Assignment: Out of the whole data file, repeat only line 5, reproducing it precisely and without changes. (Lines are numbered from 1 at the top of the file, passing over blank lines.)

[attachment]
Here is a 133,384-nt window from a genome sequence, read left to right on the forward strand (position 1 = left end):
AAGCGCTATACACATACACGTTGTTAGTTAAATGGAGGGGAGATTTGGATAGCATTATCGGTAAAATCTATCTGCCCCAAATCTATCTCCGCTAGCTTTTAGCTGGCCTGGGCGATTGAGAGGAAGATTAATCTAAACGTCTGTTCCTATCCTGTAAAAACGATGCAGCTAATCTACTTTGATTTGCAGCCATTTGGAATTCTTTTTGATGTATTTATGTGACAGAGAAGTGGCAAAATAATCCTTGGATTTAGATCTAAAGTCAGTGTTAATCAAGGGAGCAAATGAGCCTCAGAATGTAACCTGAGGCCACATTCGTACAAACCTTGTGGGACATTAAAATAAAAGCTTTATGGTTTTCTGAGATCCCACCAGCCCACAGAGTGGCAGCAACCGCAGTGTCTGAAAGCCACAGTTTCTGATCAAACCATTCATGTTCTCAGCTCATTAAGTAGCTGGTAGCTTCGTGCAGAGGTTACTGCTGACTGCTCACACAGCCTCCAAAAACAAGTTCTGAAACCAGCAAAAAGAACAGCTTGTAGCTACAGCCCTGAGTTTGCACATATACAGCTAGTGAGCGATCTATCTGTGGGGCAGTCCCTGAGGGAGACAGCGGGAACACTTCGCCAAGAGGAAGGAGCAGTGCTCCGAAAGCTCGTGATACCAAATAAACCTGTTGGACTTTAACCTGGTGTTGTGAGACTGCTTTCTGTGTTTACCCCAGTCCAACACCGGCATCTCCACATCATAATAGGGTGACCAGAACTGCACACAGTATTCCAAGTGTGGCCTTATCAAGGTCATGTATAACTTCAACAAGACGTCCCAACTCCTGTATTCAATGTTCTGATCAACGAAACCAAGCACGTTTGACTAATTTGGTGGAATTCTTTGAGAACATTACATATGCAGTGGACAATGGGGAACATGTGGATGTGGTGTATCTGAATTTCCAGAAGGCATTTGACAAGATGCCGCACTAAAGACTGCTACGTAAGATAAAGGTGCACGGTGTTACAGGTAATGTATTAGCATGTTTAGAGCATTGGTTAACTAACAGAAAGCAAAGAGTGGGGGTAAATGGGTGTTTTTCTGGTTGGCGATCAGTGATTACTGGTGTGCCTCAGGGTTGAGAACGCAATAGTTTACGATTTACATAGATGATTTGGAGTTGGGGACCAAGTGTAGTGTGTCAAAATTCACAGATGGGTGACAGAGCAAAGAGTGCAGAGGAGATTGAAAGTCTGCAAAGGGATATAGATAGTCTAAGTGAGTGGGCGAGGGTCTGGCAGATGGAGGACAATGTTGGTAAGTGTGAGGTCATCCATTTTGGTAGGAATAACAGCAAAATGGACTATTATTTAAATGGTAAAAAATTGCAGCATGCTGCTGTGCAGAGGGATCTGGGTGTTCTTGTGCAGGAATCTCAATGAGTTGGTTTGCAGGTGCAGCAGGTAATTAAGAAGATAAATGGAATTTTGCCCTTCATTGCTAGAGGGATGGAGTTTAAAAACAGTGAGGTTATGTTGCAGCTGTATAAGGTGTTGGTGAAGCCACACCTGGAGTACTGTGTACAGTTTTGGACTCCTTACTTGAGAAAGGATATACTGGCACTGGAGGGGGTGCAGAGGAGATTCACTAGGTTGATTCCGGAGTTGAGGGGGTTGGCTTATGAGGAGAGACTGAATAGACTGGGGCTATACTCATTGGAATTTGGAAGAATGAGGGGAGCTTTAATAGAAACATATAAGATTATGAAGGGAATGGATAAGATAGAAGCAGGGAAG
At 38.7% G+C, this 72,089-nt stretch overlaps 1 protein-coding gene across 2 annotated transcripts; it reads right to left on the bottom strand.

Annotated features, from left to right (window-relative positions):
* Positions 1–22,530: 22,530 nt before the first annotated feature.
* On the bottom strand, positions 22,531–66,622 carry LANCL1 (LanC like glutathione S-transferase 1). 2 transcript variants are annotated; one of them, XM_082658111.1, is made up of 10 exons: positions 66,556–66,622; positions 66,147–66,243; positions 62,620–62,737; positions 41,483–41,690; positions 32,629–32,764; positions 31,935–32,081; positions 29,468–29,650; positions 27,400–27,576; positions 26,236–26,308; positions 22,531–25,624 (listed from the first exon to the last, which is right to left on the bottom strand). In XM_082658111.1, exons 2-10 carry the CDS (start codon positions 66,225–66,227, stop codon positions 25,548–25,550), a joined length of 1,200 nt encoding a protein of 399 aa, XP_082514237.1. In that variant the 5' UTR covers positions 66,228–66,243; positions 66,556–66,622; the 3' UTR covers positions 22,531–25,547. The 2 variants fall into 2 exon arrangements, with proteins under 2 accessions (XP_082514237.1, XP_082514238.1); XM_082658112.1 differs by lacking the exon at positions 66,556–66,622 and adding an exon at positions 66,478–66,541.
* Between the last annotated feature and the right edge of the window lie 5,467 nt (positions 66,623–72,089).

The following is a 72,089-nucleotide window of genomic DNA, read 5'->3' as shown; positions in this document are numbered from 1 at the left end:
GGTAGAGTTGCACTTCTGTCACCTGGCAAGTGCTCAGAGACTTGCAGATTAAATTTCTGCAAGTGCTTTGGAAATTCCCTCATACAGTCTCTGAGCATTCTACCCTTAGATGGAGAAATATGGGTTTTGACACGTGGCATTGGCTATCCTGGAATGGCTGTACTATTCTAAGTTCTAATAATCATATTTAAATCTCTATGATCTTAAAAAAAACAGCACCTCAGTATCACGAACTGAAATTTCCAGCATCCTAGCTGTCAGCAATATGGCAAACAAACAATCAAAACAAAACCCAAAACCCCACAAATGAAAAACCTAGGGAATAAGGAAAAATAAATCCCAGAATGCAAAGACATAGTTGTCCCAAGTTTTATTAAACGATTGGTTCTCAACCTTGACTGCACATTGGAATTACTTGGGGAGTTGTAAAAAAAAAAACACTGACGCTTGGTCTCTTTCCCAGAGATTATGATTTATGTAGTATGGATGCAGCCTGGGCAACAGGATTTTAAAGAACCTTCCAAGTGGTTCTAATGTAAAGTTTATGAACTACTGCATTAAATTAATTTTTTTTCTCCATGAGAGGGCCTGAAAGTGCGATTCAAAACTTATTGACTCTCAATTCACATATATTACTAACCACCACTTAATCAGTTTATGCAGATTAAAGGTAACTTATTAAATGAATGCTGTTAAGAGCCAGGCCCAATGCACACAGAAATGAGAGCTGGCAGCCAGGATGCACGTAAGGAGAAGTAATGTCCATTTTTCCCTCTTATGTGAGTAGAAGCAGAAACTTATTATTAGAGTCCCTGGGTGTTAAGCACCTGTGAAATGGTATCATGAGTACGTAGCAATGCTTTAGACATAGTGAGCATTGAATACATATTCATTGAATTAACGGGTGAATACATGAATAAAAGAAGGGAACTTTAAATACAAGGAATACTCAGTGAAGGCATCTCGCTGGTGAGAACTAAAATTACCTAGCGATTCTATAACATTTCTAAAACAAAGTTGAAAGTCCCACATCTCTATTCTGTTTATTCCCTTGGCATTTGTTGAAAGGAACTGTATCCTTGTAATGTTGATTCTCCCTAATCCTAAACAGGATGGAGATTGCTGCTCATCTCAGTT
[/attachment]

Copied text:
* Positions 1–22,530: 22,530 nt before the first annotated feature.